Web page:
KUNJU MOHAMMED KUNJU Vs. KUNJU AUWA UMMAL
HIGH COURT OF KERALA
KUNJU MOHAMMED KUNJU
KUNJU AUWA UMMAL
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(1.) THE question raised in this revision petition is as to the correct jurisdictional value for the suit upon which depends the forum in which the action should be instituted. THE suit itself was filed early in 1963 and full 5 years have run and the parties find themselves still engaged in the battle of jurisdiction. It is unfortunate that even simple suits for partition should lengthen themselves into periods of big projects shaking the confidence of the people in quick justice. I dare say the Court and the parties in this case will get ready to get on with the suit so that the adjudication may be over without further dilatory tactics. It does injury to both and to public interest to have litigation lengthened beyond limits, a circumstance which the learned munsiff will take note of when this case is next posted for hearing.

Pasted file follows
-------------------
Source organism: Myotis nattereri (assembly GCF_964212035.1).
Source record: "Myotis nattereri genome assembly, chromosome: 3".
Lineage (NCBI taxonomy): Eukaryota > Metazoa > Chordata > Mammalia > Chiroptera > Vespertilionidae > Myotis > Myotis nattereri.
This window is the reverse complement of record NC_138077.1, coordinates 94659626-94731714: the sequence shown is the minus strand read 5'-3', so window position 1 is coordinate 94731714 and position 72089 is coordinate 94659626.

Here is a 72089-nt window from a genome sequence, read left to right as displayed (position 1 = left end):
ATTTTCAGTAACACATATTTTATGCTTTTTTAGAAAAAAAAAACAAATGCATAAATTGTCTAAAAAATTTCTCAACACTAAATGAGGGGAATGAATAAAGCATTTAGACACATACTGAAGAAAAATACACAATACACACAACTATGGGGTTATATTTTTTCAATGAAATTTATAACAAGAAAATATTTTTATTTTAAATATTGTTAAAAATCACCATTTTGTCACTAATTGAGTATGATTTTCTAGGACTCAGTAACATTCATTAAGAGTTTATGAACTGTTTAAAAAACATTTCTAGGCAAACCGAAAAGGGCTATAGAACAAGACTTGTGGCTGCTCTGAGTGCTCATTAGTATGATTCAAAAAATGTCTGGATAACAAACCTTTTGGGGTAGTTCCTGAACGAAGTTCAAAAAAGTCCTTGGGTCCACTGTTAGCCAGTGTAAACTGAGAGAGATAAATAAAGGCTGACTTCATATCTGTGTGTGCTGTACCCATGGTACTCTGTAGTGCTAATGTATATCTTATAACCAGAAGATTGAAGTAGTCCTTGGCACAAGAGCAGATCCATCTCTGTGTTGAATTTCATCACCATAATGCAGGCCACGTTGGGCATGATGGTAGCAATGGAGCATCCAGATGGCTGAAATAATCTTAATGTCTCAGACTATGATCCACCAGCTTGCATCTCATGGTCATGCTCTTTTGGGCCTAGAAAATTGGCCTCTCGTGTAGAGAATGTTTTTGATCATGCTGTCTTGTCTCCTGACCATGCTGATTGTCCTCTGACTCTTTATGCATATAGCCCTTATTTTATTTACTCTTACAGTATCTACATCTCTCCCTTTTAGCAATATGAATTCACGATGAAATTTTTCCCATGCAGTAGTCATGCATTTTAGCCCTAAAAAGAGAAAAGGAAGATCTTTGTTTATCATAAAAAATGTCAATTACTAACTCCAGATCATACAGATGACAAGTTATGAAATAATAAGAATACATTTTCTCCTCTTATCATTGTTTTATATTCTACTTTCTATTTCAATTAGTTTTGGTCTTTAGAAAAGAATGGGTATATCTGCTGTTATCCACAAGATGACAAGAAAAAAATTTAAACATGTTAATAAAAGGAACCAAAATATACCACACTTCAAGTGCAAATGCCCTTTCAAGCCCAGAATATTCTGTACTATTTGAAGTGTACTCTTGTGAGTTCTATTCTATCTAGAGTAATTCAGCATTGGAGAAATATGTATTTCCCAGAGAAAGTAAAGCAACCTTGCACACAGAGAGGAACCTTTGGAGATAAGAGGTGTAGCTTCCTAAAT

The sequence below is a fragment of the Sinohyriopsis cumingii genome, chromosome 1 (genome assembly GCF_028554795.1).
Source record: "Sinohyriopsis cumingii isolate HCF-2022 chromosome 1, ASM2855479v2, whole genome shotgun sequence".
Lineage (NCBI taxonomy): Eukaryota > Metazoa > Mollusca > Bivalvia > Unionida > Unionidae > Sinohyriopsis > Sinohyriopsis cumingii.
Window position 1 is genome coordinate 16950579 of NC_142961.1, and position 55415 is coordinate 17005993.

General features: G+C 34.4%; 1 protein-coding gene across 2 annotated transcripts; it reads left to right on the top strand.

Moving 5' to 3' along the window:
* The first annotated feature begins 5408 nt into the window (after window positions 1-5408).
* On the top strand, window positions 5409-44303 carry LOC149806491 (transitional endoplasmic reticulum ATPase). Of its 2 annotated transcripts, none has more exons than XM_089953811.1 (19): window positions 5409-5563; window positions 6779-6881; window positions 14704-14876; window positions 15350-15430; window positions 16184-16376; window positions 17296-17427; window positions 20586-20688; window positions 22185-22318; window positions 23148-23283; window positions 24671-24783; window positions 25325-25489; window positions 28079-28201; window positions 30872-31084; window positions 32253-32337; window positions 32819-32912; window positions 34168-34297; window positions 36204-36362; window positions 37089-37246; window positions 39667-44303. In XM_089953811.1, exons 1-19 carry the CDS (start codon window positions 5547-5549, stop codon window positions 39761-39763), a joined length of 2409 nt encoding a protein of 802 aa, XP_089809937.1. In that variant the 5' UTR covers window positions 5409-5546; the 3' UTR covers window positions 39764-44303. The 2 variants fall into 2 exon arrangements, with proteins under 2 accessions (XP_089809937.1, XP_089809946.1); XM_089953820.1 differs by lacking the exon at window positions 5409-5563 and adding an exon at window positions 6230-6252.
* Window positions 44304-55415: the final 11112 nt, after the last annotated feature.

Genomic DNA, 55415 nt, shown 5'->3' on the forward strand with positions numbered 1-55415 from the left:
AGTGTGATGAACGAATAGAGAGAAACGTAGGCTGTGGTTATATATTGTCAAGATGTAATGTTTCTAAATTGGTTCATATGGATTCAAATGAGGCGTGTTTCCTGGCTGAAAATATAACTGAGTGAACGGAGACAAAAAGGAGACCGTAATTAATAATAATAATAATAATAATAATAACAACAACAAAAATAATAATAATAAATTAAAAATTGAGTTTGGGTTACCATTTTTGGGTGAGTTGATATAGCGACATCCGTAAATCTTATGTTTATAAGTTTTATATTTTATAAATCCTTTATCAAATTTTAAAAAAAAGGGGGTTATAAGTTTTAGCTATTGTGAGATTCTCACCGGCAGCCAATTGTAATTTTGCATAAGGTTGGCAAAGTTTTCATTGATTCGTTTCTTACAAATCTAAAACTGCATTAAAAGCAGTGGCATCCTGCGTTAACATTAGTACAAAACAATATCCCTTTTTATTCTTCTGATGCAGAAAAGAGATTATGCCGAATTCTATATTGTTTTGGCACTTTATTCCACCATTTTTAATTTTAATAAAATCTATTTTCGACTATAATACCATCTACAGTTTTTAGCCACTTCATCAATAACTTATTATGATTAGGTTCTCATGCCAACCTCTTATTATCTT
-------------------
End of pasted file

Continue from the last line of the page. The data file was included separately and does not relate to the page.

(2.) THE only plea that has been pressed before me on behalf of petitioner is that the computation of the market value for purposes of jurisdiction under S. 53 (2) of the Kerala Court Fees and Suits Valuation has been wrongly done on the basis of multiplying the profits from the immovable property which is the subject matter of the partition suit. THE learned Munsiff ought to have taken the prevailing price as the surer guide, according to the petitioner. THE first round of fight between the parties on the same question ended in C. R. P. No. 1266 of 1965 where his Lordship Krishnamoorthy Iyer J. set aside the order of the learned Munsiff because the Court had proceeded on the footing that S. 1 (2) of the Act would apply in ascertaining the market value. Clearly this is wrong and therefore the multiple of ten indicated in S. 7 (2)cannot fetter the Court in ascertaining the market value His Lordship, however, pointed out that although S. 7 (2) of the Act was not applicable and, therefore, the market value of the subject matter for jurisdictional purposes could not be confined to ten times of the gross profit of the property it did not mean that the method of multiplying the gross profit to arrive at the market value should be abandoned in favour of the other alternative, viz. , prices fetched for similar lands in the locality. "by market value is meant the value which the property would fetch in the open market irrespective of any limitation to which it may be subject THE market value is the price that the property will fetch in open market under the state of things available on the date of plaint In cases where the land is capable of yielding annual profit, the court is bound to fix the market value, for ascertaining the market value of the subject-matter for payment of court fee, by capitalising the gross profit at ten times. That is not the position in a case coming under S. 53 clause (2) of the Act for fixing the market value for jurisdictional purposes. It is open to the court to fix the market value by adopting the prevailing price of property or by capitalising the gross profits. " His Lordship goes further to remove any obsession in the mind of the lower Court against adoption of the multiple method by stating: "the fixation of market value of a property capable of yielding profits by capitalising the annual gross profits, is not excluded for determining the jurisdictional value in a case falling under S. 37 (2)because of S. 7 (2) of Act 10 of 1960. But there is no hard and fast rule regarding the multiple to be adopted for purposes of capitalisation. This will depend upon ever so many factors. " THE learned Munsiff thought that since there was no hard and fast rule regarding the multiple to be adopted he should seek judicial guidance in that matter. Light is thrown on this aspect of the question by the ruling reported in State of Madras v. Aissabi (1957 KLT. 1076) wherein a division Bench of the Kerala High Court has suggested that, "while a multiple based on the current rate of interest on gilt edged securities might be adopted in the case of landed property in a town, a multiple of 20 would be a safer basis for arriving at the market value of purely agricultural land". In a town the potential value based upon commercial possibilities will enter the reckoning while in the countryside all that can be looked for from land is agricultural income. Multiplication of the income may be a safer method in villages although it may not hold good in all cases, particularly in a society where agricultural land is rapidly becoming urban land. So far as this case is concerned, it is clear that the land is in the rural parts of Varkala and, what is more, only 10 cents yield agricultural income, the rest being water-logged area suitable only for soaking husks. May be that in certain situations soaking of husks may fetch a better income. But the commissioner in this case has given his report as regards the income of the property. This has not been contradicted by any positive evidence in the case and the lower Court has chosen to act on it. THE learned Munsiff has taken a multiple of 20 which certainly cannot be called unreasonable or perverse. Under these circumstances, it is impossible for me to interfere in revision and state that there has been illegality or material irregularity in the exercise of jurisdiction by the Munsiff. Even assuming that he should have taken due note of the prevailing prices in the locality it is only an error Which does not impinge upon jurisdiction. THErefore, the revisional jurisdiction under S. 115 c. P. C. stands repelled. THEre is really an interesting question which arises in cases under S. 53 (2) of Kerala Court-Fees and Suits Valuation Act. THE Section merely says that the value for the purpose of determining the jurisdiction of courts shall be the market value; of what is not made clear. It can be the market value of the relief claimed or of the property to which the relief relates. If it is the market value of the relief claimed, there is considerable doubt as to whether the relief of partition claimed by a member who is already in joint possession is one which can be estimated at a money value at all. THEre is authority for the proposition that all that is demanded by a plaintiff in joint possession of joint property when he seeks partition is the convenience of converting joint enjoyment into separate enjoyment. Such a convenience cannot be estimated in terms of money and perhaps S. 53 (2) may itself bear the construction that in those cases the plaintiff is free to estimate the jurisdictional value as he likes. That question, however, does not arise for decision in the present case because, even on the footing that the market value of the property must be the basis for computation of jurisdictional value, the plaintiff can reasonably come with his suit in the munsiffs Court as I have already indicated. THE revision petition, therefore, has to be dismissed, but the learned Munsiff will take up the case for trial without further stumbling blocks in the progress of the suit being created by either party, taking advantage of the tardiness in trying the case by the court. No costs.;